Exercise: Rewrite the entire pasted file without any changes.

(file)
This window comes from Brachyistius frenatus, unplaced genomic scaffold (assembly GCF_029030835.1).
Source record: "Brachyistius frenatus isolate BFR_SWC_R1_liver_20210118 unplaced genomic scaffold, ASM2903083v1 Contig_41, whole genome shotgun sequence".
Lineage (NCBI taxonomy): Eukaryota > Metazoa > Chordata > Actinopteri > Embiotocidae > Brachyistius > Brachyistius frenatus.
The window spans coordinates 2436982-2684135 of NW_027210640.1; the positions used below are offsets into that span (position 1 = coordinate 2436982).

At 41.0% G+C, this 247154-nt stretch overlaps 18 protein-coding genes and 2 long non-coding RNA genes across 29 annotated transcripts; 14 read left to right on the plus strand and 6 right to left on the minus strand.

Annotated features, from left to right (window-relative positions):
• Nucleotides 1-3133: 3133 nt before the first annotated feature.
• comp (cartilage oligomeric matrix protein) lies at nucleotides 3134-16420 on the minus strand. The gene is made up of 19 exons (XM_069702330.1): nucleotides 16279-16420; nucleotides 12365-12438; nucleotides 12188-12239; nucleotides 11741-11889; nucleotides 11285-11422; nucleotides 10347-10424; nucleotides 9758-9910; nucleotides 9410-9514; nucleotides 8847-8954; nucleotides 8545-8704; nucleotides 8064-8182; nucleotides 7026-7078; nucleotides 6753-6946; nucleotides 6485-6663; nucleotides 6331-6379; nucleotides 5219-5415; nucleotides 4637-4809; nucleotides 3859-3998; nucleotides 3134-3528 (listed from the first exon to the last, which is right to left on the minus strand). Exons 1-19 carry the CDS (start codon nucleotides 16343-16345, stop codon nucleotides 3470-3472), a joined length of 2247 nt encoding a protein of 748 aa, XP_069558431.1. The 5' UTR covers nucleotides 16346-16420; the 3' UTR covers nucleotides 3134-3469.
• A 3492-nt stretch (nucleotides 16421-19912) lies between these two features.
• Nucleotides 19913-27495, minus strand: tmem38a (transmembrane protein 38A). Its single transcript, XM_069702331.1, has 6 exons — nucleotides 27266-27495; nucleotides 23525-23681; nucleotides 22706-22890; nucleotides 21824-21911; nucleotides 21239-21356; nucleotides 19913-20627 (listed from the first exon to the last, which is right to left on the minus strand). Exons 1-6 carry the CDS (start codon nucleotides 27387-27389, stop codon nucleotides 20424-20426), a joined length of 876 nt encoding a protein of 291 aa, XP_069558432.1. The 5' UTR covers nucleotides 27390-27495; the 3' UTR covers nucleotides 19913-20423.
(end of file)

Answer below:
This window comes from Brachyistius frenatus, unplaced genomic scaffold (assembly GCF_029030835.1).
Source record: "Brachyistius frenatus isolate BFR_SWC_R1_liver_20210118 unplaced genomic scaffold, ASM2903083v1 Contig_41, whole genome shotgun sequence".
Lineage (NCBI taxonomy): Eukaryota > Metazoa > Chordata > Actinopteri > Embiotocidae > Brachyistius > Brachyistius frenatus.
The window spans coordinates 2436982-2684135 of NW_027210640.1; the positions used below are offsets into that span (position 1 = coordinate 2436982).

At 41.0% G+C, this 247154-nt stretch overlaps 18 protein-coding genes and 2 long non-coding RNA genes across 29 annotated transcripts; 14 read left to right on the plus strand and 6 right to left on the minus strand.

Annotated features, from left to right (window-relative positions):
• Nucleotides 1-3133: 3133 nt before the first annotated feature.
• comp (cartilage oligomeric matrix protein) lies at nucleotides 3134-16420 on the minus strand. The gene is made up of 19 exons (XM_069702330.1): nucleotides 16279-16420; nucleotides 12365-12438; nucleotides 12188-12239; nucleotides 11741-11889; nucleotides 11285-11422; nucleotides 10347-10424; nucleotides 9758-9910; nucleotides 9410-9514; nucleotides 8847-8954; nucleotides 8545-8704; nucleotides 8064-8182; nucleotides 7026-7078; nucleotides 6753-6946; nucleotides 6485-6663; nucleotides 6331-6379; nucleotides 5219-5415; nucleotides 4637-4809; nucleotides 3859-3998; nucleotides 3134-3528 (listed from the first exon to the last, which is right to left on the minus strand). Exons 1-19 carry the CDS (start codon nucleotides 16343-16345, stop codon nucleotides 3470-3472), a joined length of 2247 nt encoding a protein of 748 aa, XP_069558431.1. The 5' UTR covers nucleotides 16346-16420; the 3' UTR covers nucleotides 3134-3469.
• A 3492-nt stretch (nucleotides 16421-19912) lies between these two features.
• Nucleotides 19913-27495, minus strand: tmem38a (transmembrane protein 38A). Its single transcript, XM_069702331.1, has 6 exons — nucleotides 27266-27495; nucleotides 23525-23681; nucleotides 22706-22890; nucleotides 21824-21911; nucleotides 21239-21356; nucleotides 19913-20627 (listed from the first exon to the last, which is right to left on the minus strand). Exons 1-6 carry the CDS (start codon nucleotides 27387-27389, stop codon nucleotides 20424-20426), a joined length of 876 nt encoding a protein of 291 aa, XP_069558432.1. The 5' UTR covers nucleotides 27390-27495; the 3' UTR covers nucleotides 19913-20423.